The hardest part of my job is not technical — it’s communication, specifically: giving feedback. I fail at this over and over, and I see other people having trouble as well. In fact, I fear that giving effective feedback is so hard that people are too scared to do it. That’s a loss, because giving feedback, in my view, is an essential mechanism to improve. And I like to believe that everybody wants to improve.
So, it’s time to finally figure this feedback thing out once and for all.
In October 2012 I bought a book called “Nonviolent Communication,” but I never read it. The funny thing is that I have recommended the book to at least three people, purely based on the title. Some people are so obviously violent in their communication that it was hard not to recommend this book, regardless of my utter ignorance about its contents.
But then, about two months ago I started to read. This is what I concluded:
Judgement is a silent killer
I connected the dots after a call with a client, in which I shared feedback based on our cooperation thus far — all intended as very constructive. However, I made a mistake: I slipped in one piece of judgement, and that ended up being the only thing being heard by the client.
What did I say? I mentioned I felt that certain issues with a team were exaggerated. I did explain this was a natural result of the way things were communicated between our organizations (there was a lot of “escalation communication” going on) and that this was the real issue to be addressed, but already during the call I sensed that that part wasn’t heard at all. And indeed, after receiving a summary email about the call, it appeared they primarily heard “exaggerated,” the rest was just noise.
Whenever there’s judgement in your communication, people will fail to hear anything else.
So, my lesson learned is to avoid any type of judgement in communication. Terms like:
- bad, sucks, terrible
- not capable
- just (e.g. “just 5 tests”)
Are all out. All judgmental. After using a judgmental word, you’re stuck, and the path the constructive conversation is blocked.
So, what should we do instead?
Here’s the essence of Nonviolent Communication summarized in 4 points: the NVC way of structuring a piece of feedback:
- Observation: what do you observe, without evaluation (=judgement).
- Feelings: the fuzzy stuff — how does the observation make you feel?
- Needs: what are your needs regarding these observations and feelings?
- Request: what do you want from the other person.
In essence, that’s it. Saved you from reading a 200 page book! (Not really — read the book.)
Let’s apply this in a developer context.
Let’s say you feel that one of your fellow developers is too careless with code and doesn’t care about quality at all. So, you share feedback YOLO-style:
Hey Joe, your code is of terrible quality. Do you not care at all?
Pretty concisely formulated! Pats on back Yet, somehow it doesn’t have the desired effect. Joe is angry and stops speaking to you. Worse: nothing improves at all.
What went wrong?
There are two pieces of judgement in there:
- “Terrible quality” is a judgement, not an observation. What specifically do you observe about the code that resulted in this judgement? Perhaps not all edge cases are taken into account, as displayed by limited or no unit tests — that’s an objective observation. Perhaps indentation doesn’t follow the guidelines — another observation (but not: “your code is poorly indented,” because poorly is another evaluation.)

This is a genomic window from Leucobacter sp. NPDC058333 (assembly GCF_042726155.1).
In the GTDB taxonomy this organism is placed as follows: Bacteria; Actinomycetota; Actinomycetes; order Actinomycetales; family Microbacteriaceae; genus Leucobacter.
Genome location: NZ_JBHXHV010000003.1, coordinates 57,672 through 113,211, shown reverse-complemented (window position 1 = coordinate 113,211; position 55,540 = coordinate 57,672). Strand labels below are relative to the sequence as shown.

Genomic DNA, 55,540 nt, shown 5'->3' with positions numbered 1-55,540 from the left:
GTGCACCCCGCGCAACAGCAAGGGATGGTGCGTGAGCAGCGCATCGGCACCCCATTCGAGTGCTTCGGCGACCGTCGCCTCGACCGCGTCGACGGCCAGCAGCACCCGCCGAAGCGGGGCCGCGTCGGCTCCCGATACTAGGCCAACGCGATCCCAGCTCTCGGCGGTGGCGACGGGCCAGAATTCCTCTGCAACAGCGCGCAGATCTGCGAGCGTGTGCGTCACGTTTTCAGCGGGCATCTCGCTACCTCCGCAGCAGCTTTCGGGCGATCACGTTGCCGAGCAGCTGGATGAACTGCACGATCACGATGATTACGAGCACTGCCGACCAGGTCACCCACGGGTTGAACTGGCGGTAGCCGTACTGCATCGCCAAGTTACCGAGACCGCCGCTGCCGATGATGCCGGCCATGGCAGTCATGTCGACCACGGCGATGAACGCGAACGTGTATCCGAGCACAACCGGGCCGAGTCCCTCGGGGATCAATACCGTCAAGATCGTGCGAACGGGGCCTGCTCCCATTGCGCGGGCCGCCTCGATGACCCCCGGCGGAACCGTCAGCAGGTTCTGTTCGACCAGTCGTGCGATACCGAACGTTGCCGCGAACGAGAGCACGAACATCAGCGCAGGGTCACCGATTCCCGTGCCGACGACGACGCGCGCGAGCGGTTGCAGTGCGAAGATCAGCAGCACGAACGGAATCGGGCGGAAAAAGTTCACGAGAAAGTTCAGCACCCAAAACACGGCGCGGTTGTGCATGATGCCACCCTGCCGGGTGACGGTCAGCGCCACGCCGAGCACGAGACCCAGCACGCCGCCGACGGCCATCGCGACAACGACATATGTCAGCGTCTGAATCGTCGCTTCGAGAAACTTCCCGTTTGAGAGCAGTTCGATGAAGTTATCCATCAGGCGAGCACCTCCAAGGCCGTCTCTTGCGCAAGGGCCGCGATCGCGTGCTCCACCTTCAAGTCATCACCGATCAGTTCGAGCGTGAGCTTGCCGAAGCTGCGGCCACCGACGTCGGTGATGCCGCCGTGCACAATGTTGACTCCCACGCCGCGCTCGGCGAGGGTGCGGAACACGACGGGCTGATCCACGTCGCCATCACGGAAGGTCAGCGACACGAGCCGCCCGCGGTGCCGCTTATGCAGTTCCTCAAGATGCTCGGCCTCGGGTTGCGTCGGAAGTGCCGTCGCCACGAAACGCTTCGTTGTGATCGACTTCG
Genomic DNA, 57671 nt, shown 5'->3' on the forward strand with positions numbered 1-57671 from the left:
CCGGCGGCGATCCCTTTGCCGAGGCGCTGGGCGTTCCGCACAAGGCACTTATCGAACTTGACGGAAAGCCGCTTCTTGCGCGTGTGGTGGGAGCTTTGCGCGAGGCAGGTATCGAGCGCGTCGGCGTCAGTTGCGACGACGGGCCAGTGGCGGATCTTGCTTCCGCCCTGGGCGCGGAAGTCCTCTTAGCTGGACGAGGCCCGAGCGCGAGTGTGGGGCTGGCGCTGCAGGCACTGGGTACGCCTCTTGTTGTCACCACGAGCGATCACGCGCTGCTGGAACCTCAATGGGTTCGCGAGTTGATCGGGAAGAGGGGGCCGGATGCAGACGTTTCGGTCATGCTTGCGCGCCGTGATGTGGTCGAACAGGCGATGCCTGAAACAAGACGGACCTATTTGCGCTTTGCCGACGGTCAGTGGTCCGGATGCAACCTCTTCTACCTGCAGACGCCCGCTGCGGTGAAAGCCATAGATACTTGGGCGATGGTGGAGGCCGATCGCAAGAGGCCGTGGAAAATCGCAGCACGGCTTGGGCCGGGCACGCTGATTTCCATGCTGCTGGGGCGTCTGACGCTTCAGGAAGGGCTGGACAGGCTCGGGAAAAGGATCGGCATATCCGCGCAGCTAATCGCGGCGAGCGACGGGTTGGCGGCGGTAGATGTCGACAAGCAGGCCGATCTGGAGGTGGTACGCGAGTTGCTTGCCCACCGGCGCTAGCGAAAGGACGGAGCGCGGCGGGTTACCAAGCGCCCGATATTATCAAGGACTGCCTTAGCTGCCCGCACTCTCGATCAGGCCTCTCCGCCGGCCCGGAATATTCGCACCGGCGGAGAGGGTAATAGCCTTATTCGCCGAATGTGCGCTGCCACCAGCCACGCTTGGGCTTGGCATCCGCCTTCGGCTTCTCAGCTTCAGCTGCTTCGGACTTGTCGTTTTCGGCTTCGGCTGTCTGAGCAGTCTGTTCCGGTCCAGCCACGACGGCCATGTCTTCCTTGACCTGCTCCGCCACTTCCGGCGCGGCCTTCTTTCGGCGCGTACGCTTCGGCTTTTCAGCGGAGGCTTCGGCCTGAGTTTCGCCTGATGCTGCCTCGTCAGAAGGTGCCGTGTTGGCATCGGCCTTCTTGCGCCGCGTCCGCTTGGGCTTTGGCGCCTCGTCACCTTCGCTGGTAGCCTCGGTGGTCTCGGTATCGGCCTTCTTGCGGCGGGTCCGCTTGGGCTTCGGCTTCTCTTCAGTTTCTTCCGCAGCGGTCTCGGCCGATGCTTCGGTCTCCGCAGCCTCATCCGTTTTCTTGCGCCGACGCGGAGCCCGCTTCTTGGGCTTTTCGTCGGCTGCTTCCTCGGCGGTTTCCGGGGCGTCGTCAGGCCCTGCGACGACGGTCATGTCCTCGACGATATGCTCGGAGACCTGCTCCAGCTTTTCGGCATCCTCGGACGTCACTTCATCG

- “Not care” is also a judgement. You don’t know if Joe doesn’t care, that’s just your guess. Perhaps Joe is doing his very best, but just has never been made aware of all issues (because he never received good feedback before). Suggestion: leave this part out altogether.
So, how to do this NVC-style?
Let’s say the real issue is about lack of unit coverage with sufficient eye for edge cases.
Let’s start with the observation:
Hey Joe, I see that your code’s test cases do not cover all edge cases that need to be covered, specifically: A, B and C.
Moving on to associated feelings — just because we developers love to talk about those:
This makes me feel fearful that the code does not work as specified.
Moving on to needs:
This is because I have the need for important code (such as this) to be fully unit tested to ensure it works today and will not break in the future.
And a request:
Could you please add additional unit tests that cover all mentioned edge cases?
Do you think Joe get angry when you tell him this? I doubt it. Will he improve? Well, that’s up to Joe.
Easier said than done, though. This stuff is hard. Really damn hard. Not judging is hard. Surfacing your associated feelings and needs is hard. I’m trying daily, and still get things wrong all the time. Yet, I believe this is important stuff. So important that I’m convinced the world would be a significantly better place if everybody communicated this way.
Interested? I do recommend you read the NVC book. If you don’t feel like reading, watching the workshops also helps, many versions have been posted on YouTube. I should warn you, though. About 10 minutes in, Marshall pulls out a guitar and sings. Later he’s playing puppets. It supports the purpose, but prepare yourself.
I’ll end this with an inspirational quote, because, you know, we’re talking about soft stuff like feelings and needs anyway, so why go all the way and attempt to inspire:
“The ability to observe without evaluating is the highest form of intelligence.” — Jiddu Krishnamurti